In green, air-conditioned aisles at stores across America, the welcoming signs beckon. Yes, customers may be buying meat -- and there’s no denying that meat is dead animals. But these animals, it seems, are raised and killed humanely. That beef, chicken, turkey, or pork in shoppers’ baskets isn’t necessarily inconsistent with "animal welfare." Right?
Isn’t that what Whole Foods customers are paying for? At the chain -- not-so-affectionately nicknamed "Whole Paycheck" -- many fork over top dollar for meat raised with animals’ well-being in mind. The store even has a "5-Step Animal Welfare Rating" system.
But, in a class action lawsuit filed in California on Monday, a well-known animal rights group alleges that the grocery chain’s attempts to monitor how its suppliers treat their animals are a "sham." And that its customers are paying for it.
"When a grocery store’s standards for improved animal welfare are not actually enforced or do not require meaningfully better treatment for meat animals compared to the industry standard, consumers are deceived into paying a higher price for meat that fails to offer the benefit they seek," the suit against Whole Foods, filed by People for the Ethical Treatment of Animals in US District Court in Northern California, read.
The suit zeroed in on Whole Foods’ “5-Step” system. “Step 1” is the lowest rating for suppliers who want to be certified: “no cages, no crates, no crowding.” “Step 5+” is the highest: “animal centered, entire life on same farm” with extensive outdoor access.
"The entire audit process for Whole Foods’ animal welfare standards is a sham because it occurs infrequently and violations of the standards do not cause loss of certification," the complaint reads. ". . . Standards that are not actually enforced create a false impression of ensuring a more humanely treated, higher quality animal product -- when in fact they ensure no such thing."
PETA alleged that Whole Foods audits suppliers just once every 15 months; that violators do not face repercussions; that the standards "barely exceed common industry practices”; and that Whole Foods extracts a premium from customers under "false advertising."
"This is about Whole Foods misleading consumers that are buying meat," Jared Goodman, director of animal law for PETA, said in a telephone interview. "These are individuals who might make the decision not to buy meat. Whole Foods offers programs that give them impression that it is okay."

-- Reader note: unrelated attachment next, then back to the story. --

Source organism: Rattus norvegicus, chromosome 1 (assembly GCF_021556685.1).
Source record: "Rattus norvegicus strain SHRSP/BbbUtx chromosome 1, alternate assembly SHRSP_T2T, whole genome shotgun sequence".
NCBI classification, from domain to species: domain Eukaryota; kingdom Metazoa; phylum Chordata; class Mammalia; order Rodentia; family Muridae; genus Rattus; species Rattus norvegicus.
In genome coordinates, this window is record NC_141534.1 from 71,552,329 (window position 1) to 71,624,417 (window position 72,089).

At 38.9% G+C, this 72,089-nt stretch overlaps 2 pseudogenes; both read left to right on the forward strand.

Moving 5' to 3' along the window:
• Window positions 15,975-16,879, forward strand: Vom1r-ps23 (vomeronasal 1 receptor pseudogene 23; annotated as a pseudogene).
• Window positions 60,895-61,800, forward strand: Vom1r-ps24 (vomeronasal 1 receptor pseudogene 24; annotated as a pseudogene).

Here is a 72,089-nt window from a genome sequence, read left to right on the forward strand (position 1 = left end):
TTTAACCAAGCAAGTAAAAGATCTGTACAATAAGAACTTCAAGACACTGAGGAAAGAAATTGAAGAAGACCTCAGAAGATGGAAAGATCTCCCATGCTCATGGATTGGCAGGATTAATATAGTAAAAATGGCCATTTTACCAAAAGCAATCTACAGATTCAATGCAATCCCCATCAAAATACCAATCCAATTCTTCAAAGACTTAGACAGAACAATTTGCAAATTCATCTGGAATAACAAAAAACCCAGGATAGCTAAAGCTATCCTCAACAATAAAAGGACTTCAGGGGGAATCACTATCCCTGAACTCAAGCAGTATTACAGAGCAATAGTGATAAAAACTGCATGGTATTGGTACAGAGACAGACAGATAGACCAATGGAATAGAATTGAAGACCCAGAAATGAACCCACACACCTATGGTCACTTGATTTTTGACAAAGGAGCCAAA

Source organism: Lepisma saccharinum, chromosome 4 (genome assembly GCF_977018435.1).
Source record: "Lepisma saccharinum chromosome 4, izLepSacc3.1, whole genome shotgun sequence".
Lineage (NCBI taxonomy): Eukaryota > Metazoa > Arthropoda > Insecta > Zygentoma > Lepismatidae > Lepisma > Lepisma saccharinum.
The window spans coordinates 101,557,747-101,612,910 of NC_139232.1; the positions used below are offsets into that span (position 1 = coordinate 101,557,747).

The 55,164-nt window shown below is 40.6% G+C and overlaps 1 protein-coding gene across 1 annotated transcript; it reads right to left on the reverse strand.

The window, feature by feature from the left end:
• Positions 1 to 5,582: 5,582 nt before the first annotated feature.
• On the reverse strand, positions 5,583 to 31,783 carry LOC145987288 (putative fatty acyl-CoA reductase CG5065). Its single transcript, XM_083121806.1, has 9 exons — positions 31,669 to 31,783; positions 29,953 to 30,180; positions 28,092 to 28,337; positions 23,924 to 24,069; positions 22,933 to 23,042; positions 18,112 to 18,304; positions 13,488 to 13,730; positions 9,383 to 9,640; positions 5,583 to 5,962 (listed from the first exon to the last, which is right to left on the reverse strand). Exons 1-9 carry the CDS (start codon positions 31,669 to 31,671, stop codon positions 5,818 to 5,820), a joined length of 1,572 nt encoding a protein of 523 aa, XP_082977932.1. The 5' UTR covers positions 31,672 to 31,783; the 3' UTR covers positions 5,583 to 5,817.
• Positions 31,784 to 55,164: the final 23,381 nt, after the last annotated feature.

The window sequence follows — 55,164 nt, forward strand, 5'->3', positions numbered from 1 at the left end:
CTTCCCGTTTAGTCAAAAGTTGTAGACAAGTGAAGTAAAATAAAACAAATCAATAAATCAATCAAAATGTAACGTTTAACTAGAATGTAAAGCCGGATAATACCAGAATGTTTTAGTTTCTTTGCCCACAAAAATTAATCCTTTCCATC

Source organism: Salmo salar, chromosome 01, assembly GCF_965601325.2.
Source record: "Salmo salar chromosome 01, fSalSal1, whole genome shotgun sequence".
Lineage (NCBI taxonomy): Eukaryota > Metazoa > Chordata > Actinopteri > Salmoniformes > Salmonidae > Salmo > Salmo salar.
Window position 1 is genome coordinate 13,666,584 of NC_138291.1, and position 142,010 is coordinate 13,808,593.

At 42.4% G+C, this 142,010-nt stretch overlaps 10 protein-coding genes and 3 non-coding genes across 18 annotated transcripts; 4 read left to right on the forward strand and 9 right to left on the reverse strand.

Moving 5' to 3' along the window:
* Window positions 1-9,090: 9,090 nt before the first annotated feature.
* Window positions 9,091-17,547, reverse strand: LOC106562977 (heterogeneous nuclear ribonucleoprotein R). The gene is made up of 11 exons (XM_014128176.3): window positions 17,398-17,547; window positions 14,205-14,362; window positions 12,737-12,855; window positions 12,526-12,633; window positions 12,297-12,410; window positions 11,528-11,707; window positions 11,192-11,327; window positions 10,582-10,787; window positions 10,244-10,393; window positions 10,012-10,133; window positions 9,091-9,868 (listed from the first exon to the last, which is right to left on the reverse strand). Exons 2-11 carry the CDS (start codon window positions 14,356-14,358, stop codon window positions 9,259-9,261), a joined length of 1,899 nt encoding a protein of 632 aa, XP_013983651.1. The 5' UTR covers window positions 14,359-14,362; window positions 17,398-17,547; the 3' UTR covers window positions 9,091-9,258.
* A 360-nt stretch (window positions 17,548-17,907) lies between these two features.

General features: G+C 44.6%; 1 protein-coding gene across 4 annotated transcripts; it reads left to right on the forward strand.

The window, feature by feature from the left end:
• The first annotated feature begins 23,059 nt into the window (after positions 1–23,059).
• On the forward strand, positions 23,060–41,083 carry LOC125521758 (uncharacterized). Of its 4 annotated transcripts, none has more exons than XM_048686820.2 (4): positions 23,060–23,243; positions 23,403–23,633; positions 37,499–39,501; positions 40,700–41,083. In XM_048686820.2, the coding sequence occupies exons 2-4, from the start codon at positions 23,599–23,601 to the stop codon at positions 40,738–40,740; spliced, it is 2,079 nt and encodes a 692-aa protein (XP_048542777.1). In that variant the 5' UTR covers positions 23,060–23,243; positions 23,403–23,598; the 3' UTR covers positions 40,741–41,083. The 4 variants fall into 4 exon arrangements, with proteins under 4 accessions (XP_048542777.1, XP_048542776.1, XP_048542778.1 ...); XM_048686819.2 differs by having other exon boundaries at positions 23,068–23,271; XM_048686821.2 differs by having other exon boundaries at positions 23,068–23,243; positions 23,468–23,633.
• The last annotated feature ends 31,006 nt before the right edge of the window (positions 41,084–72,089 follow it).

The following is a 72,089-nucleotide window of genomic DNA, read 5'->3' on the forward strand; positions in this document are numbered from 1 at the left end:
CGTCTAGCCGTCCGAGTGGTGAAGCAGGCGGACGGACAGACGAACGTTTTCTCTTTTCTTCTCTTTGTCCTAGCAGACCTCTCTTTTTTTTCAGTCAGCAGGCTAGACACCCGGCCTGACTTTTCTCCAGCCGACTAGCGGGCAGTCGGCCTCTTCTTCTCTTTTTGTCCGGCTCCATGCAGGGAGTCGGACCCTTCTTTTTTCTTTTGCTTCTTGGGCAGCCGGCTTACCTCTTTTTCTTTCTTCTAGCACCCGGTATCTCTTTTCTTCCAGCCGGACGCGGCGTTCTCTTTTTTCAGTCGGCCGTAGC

A representative for Whole Foods said that the chain was not yet ready to respond to the complaint, but cautioned about PETA’s motives.
"We are aware that PETA has filed a suit against us in California, but have not yet been served," Whole Foods spokesman Michael Silverman wrote in an e-mail. "It is important to remember that PETA’s mission is a total end to animal agriculture and their claims against our business are generated with that specific goal in mind."
Leah Williams, a named plaintiff in the suit, said she is just "an ordinary, everyday housewife" from Monterey, Calif. She doesn’t expect to get money from the suit, she said. She wants to get what she pays for when she shops.
"If a supermarket represents themselves as selling humanely raised food from local farms, then that’s what I expect," she said. She added: "I don’t buy meat at Safeway."
In the suit, PETA asks the court to prevent Whole Foods "from continuing its unfair and deceptive business practices" and "restore to Plaintiff Williams and members of the Class any money that Defendants acquired by unfair competition."
PETA’s broadside against the chain came a day after it released video -- cited in the class action -- of alleged pig abuse at a farm in Pennsylvania that supplies about 20 Whole Foods outlets in the Philadelphia area. The allegations hit a chain that is already struggling with disappointing earnings and the aftermath of an overcharging scandal.
"Whole Foods has . . . pushed this myth of so-called ‘humanely raised meat,"’ Dan Paden, an associate director of evidence analysis at PETA, said after the video’s release. "People who do care, who are well-intentioned, are led to believe that they are buying meat from animals who lived happy lives. And these pigs did not live happy lives."
After an investigation, Whole Foods stood by the farm featured in the video.
"We made a visit to the farm within hours of being informed about the PETA video to evaluate farm conditions and practices with our own eyes and gather the facts," Silverman of Whole Foods wrote in an e-mail. "We found that the farm conditions were in-line with GAP Step 2 certification."
He added: "No other grocer has done more than Whole Foods Market has to help move an entire industry toward higher levels of quality and improvements in animal welfare."